Kolberg, Sjur

    2017-04-01

    A parsimonious distributed energy balance snow model intended for operational use is evaluated using discharge, snow covered area and grain size; the latter two as observed from the MODIS sensor. The snow model is an improvement of the existing GamSnow model, which is a part of the Enki modelling framework. Core requirements for the new version have been: 1. Reduction of calibration freedom, motivated by previous experience of non-identifiable parameters in the existing version 2. Improvement of process representation based on recent advances in physically based snow modelling 3. Limiting the sensitivity to forcing data which are poorly known over the spatial domain of interest (often in mountainous areas) 4. Preference for observable states, and the ability to improve from updates. The albedo calculation is completely revised, now based on grain size through an emulation of the SNICAR model (Flanner and Zender, 2006; Gardener and Sharp, 2010). The number of calibration parameters in the albedo model is reduced from 6 to 2. The wind function governing turbulent energy fluxes has been reduced from 2 to 1 parameter. Following Raleigh et al (2011), snow surface radiant temperature is split from the top layer thermodynamic temperature, using bias-corrected wet-bulb temperature to model the former. Analyses are ongoing, and the poster will bring evaluation results from 16 years of MODIS observations and more than 25 catchments in southern Norway.

  6. A photocatalyst-enzyme coupled artificial photosynthesis system for solar energy in production of formic acid from CO2.

    Science.gov (United States)

    Yadav, Rajesh K; Baeg, Jin-Ook; Oh, Gyu Hwan; Park, No-Joong; Kong, Ki-jeong; Kim, Jinheung; Hwang, Dong Won; Biswas, Soumya K

    2012-07-18

    The photocatalyst-enzyme coupled system for artificial photosynthesis process is one of the most promising methods of solar energy conversion for the synthesis of organic chemicals or fuel. Here we report the synthesis of a novel graphene-based visible light active photocatalyst which covalently bonded the chromophore, such as multianthraquinone substituted porphyrin with the chemically converted graphene as a photocatalyst of the artificial photosynthesis system for an efficient photosynthetic production of formic acid from CO(2). The results not only show a benchmark example of the graphene-based material used as a photocatalyst in general artificial photosynthesis but also the benchmark example of the selective production system of solar chemicals/solar fuel directly from CO(2).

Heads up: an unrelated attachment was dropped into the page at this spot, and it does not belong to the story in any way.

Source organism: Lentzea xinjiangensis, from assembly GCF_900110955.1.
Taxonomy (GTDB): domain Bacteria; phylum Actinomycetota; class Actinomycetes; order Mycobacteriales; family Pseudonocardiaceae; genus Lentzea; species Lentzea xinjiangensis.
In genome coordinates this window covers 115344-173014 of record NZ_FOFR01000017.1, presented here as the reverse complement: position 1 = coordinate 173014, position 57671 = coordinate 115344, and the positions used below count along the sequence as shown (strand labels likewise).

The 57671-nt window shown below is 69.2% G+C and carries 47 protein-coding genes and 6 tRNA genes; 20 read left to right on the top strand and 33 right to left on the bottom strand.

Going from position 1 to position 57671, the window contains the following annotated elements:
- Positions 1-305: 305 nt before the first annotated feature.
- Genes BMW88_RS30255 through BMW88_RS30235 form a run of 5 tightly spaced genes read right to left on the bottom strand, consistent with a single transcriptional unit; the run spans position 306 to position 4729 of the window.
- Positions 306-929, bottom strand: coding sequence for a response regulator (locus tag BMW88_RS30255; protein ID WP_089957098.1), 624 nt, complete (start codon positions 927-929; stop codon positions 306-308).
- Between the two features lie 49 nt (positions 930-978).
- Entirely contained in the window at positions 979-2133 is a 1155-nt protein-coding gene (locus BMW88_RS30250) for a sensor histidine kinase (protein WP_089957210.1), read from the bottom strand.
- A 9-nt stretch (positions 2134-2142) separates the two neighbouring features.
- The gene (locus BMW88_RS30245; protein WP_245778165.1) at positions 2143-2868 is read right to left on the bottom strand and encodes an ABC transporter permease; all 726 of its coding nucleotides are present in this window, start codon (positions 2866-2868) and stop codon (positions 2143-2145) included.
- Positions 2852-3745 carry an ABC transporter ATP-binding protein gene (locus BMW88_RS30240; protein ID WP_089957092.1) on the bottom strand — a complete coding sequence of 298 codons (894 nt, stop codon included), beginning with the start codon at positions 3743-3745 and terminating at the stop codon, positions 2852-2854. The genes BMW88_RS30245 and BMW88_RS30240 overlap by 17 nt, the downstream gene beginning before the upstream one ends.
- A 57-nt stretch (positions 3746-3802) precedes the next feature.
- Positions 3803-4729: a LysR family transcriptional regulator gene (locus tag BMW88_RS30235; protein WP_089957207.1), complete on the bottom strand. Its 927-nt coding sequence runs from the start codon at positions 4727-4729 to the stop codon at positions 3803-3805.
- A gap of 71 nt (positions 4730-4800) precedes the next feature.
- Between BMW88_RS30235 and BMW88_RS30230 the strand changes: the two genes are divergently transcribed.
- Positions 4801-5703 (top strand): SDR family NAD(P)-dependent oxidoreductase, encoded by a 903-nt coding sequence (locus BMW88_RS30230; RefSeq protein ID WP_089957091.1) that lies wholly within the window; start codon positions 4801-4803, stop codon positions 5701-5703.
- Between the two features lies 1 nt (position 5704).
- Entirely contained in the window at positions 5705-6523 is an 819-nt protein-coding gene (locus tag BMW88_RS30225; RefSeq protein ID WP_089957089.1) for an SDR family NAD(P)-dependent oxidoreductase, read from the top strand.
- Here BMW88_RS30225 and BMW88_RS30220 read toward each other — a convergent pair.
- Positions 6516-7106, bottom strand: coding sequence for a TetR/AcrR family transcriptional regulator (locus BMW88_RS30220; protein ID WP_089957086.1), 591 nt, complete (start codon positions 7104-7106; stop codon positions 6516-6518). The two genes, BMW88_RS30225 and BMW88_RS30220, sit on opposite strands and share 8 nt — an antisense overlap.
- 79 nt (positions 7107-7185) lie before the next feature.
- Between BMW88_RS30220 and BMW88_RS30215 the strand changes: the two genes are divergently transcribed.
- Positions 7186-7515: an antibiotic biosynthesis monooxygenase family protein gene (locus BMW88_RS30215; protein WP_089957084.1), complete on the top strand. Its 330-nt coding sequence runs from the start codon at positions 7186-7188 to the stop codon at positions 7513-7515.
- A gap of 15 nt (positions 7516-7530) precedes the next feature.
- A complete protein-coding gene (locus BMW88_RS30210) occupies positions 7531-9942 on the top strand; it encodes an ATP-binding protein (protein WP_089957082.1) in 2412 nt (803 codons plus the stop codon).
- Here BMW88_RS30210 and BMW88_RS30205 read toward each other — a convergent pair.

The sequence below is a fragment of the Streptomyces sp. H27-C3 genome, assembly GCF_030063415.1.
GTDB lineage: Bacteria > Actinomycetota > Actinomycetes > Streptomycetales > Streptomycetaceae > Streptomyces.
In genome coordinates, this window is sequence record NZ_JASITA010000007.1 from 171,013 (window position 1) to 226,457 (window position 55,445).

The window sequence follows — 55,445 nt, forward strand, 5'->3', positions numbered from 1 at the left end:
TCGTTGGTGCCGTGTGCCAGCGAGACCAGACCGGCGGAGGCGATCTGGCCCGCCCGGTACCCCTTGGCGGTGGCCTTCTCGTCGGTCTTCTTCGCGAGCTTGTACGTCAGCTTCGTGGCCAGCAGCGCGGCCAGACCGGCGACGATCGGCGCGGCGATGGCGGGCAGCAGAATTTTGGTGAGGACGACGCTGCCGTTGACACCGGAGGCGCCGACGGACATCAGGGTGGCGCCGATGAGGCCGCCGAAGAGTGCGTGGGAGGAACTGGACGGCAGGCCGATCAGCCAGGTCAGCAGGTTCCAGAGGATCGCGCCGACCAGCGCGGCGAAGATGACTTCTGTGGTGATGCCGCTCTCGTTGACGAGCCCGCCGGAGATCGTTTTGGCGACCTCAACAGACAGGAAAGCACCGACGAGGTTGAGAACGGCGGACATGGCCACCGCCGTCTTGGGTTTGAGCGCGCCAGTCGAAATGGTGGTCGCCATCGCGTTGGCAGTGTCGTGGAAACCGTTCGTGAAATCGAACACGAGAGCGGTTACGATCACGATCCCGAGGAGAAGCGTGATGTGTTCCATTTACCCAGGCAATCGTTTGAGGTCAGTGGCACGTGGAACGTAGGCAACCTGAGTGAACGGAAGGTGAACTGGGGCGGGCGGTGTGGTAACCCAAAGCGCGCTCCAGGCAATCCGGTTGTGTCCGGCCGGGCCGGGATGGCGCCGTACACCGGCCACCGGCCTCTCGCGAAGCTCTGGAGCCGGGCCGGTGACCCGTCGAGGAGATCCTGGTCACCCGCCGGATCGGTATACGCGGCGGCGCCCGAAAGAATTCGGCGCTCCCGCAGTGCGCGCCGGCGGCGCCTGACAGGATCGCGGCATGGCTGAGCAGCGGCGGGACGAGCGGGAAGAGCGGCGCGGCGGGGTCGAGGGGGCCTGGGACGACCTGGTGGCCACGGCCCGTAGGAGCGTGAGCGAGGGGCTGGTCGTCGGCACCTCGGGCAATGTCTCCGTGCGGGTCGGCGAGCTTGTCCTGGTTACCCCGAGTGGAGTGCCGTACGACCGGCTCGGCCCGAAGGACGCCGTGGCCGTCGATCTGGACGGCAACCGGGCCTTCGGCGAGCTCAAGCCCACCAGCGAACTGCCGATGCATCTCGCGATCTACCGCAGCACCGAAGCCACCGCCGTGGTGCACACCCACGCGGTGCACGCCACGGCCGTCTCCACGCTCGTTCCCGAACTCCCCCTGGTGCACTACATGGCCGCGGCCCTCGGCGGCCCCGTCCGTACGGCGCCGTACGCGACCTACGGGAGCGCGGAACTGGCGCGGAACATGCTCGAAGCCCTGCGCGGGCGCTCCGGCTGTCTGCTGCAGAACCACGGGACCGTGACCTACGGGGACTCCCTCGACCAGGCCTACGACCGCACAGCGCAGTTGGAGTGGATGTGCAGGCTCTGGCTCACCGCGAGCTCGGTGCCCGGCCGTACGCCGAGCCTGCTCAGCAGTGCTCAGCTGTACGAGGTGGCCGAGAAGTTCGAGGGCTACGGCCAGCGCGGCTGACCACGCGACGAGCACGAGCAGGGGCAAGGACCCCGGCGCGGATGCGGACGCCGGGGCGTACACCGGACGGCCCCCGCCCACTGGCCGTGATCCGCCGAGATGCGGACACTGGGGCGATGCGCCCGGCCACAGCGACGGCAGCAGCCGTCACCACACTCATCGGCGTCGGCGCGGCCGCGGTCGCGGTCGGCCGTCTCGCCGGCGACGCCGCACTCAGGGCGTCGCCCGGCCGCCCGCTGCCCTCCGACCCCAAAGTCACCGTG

7. Occurrence, fluxes and sources of perfluoroalkyl substances with isomer analysis in the snow of northern China

    International Nuclear Information System (INIS)

    Shan, Guoqiang; Chen, Xinwei; Zhu, Lingyan

    2015-01-01

    Highlights: • Relatively high levels of PFASs were present in the snow in northern China in 2013. • Particulate bound PFASs contributed 21.5–56.2% to the total PFASs in snow. • Particulate matters are vital for PFASs transport and deposition in urban atmosphere. • Partitioning of PFASs between particulate and dissolved phase was related to carbon chain length. • Isomer profiles in snow suggested that airborne PFASs were mainly from direct release. - Abstract: In this study, perfluoroalkyl substances (PFASs) and the isomers of perfluorooctanoate (PFOA) and perfluorooctanesulfonate (PFOS) were analyzed in fresh snow samples collected from 19 cities in northern China, 2013. The levels of total PFASs in the snow samples were 33.5–229 ng/L, suggesting heavy atmospheric pollution of PFASs in northern China. PFOA (9.08–107 ng/L), PFOS (3.52–54.3 ng/L), perfluoroheptanoate (PFHpA) (3.66–44.8 ng/L), and perfluorohexanoate (PFHxA) (3.21–23.6 ng/L) were predominant with a summed contribution of 82% to the total PFASs. The particulate matters (PMs) associated PFASs contributed 21.5–56.2% to the total PFASs in the snow, suggesting PMs are vital for the transport and deposition of airborne PFASs. Partitioning of PFASs between PM and dissolved phases was dependent on the carbon chain length and end functional groups. Isomer profiles of PFOA and PFOS in the snow were in agreement with the signature of the historical 3 M electrochemical fluorination (ECF) products, suggesting that the ECF products were still produced and used in China. Further source analysis showed that the airborne PFASs in urban area were mainly due to direct release rather than degradation of their precursors.

  8. Occurrence, fluxes and sources of perfluoroalkyl substances with isomer analysis in the snow of northern China

    Energy Technology Data Exchange (ETDEWEB)

    Shan, Guoqiang; Chen, Xinwei; Zhu, Lingyan, E-mail: zhuly@nankai.edu.cn

    2015-12-15